At this site, due east and below the hill, 4555 men of Japanese ancestry were incarcerated in a Department of Justice Internment Camp from March 1942 to April 1946. Most were excluded by law from becoming United States citizens and were removed primarily from the West Coast and Hawaii. During World War II, their loyalty to the United States was questioned. Many of the men held here without due process were long time resident religious leaders, businessmen, teachers fishermen, farmers, and others. No person of Japanese ancestry in the U.S. was ever charged or convicted of espionage throughout the course of the war. Many of the internees had relatives who served with distinction in the American Armed Forces in Europe and in the Pacific. This marker is placed here as a reminder that history is a valuable teacher only if we do not forget our past. Dedicated on April 20, 2002.

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Casa Solana neighborhood now where the camp once was.

I asked my friends why there are no signs directing visitors to the marker and why it is not listed on the trail map in the dog park. They said this was done intentionally because there was fear of vandalism. That decision was made over 10 years ago. I wonder now if there could be more signage and acknowledgement of the historical marker? More on that issue, and how the controversial marker came to be is an interesting story.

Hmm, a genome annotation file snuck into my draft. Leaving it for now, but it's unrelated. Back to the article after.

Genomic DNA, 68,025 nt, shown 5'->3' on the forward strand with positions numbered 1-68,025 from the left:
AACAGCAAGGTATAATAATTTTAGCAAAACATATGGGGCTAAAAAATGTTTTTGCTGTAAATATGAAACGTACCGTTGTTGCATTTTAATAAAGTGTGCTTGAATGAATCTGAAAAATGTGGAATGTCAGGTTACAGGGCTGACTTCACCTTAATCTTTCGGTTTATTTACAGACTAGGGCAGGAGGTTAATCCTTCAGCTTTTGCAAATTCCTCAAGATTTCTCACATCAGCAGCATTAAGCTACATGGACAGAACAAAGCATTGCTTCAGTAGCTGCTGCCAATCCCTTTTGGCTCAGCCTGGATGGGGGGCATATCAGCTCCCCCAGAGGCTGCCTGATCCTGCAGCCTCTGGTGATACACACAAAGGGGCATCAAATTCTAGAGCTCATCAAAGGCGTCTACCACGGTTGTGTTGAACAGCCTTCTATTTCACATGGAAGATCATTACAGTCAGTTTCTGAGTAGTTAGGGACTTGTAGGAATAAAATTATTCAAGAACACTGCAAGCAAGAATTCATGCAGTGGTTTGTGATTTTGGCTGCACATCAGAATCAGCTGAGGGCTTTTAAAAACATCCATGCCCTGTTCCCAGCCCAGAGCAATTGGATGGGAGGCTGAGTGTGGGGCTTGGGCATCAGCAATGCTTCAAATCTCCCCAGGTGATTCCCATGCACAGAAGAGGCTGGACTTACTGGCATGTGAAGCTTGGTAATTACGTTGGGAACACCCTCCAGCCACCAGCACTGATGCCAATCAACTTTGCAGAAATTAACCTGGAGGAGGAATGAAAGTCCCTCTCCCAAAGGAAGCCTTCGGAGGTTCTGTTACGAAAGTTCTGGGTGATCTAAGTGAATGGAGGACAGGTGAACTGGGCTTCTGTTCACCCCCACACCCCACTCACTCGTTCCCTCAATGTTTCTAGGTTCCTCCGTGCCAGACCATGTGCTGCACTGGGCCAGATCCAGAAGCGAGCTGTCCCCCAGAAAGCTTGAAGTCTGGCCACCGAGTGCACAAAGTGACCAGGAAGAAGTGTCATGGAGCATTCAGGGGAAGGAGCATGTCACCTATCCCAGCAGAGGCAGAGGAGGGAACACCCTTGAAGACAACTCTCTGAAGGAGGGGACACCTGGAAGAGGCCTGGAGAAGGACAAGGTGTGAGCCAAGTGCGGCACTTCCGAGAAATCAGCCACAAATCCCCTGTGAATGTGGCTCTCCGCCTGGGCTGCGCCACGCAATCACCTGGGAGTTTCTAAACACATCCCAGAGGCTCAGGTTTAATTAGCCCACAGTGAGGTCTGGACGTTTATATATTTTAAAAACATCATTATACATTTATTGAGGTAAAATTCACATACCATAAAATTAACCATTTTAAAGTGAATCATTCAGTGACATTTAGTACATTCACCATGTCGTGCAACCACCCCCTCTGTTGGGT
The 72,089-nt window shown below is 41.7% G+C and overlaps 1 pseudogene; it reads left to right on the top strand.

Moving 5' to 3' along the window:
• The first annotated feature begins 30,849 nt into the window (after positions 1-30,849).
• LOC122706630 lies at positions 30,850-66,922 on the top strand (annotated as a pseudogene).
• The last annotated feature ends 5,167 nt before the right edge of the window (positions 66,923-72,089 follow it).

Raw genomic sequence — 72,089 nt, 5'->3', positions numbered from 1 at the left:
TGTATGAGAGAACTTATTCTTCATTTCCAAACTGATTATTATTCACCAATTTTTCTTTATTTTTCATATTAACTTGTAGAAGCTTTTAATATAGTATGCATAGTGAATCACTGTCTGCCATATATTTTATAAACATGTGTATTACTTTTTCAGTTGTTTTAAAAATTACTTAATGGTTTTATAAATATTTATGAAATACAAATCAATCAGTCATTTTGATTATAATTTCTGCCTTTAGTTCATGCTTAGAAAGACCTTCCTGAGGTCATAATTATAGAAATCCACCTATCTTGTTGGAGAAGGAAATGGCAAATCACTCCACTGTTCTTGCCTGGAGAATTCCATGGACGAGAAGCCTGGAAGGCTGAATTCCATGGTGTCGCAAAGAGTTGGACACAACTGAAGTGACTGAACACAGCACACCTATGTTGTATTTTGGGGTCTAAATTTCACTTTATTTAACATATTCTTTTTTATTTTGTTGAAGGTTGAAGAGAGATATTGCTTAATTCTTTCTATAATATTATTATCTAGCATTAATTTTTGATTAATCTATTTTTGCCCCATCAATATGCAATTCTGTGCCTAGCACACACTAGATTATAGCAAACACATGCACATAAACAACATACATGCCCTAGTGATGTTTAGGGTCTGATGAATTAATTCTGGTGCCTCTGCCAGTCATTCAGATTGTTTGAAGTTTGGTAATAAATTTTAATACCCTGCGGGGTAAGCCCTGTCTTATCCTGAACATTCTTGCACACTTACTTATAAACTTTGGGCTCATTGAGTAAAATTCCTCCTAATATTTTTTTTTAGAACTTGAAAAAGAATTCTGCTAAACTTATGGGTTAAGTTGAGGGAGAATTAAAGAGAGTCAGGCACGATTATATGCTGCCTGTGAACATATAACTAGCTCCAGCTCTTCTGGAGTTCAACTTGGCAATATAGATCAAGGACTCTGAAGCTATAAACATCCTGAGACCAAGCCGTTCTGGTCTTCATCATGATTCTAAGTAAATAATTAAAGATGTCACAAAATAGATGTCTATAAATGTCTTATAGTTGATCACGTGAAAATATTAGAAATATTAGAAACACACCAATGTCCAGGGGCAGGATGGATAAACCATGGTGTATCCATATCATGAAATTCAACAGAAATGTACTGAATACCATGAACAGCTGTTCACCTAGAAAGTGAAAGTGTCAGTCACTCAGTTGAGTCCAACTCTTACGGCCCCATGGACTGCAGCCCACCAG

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Jerry West and Sue Rundstrom

Two pieces on immigration

I (Judy Shintani) just finished up two pieces which had to submit today to the Women Artists on Immigration Show. The show is organized and presented by Women’s Caucus for Art with the Korean Cultural Center, Los Angeles.

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This piece is called Motion. I am conveying the push pull nature of immigration. Events which may push some one to move to another location are: natural disasters, wage rates, war, genocide, abuse. Education, relationships, jobs, self expression are things that could pull one to move to another country, state, town. I wanted to convey these different motivations that cause a stream of people to move small distances or around the world. I think about my grandparents who moved from Japan to the USA. People have been immigrating for a long time and they will continue to do so. The deteriorating propeller gives that sense of time.

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This piece is called Bottom Drawer. While I was working with my friend Carla to remove overgrown plants from their pots, all these lovely, crawly, dark, roots appeared. They were completely root bound and had to be pried out. They had grown around and around into a big ball in the bottom of the pots. It made me think of unsaid, unseen things. For example what were the experiences of my grandparents immigration? I know some of their hardships. I know they were imprisoned on American soil during the war, but these experiences I did not hear about from their lips. They either died before this could be communicated or were not discussed. Bits and pieces have been expressed by their children but I do not have the whole story. My life goes on and I acknowledge I am here because of their desire to leave their homeland and explore something else. I don’t think about it that often. We put a lot of things in the “bottom drawer” and they see the light of day when we decide to pull it open.

Telling our grandmothers’ stories to seniors

Well we did it. Lisa Petrides and I (Judy Shintani) did our “Honoring Grandmothers from Far Lands” performance at the Ted Adcock Senior Center in Half Moon Bay.

Though we have done it 2 times before, this was a bit different. 1) we did not have a lot of time to practice 2) we were performing for an audience of over 80 people! 3) The audience was 65 – 85+!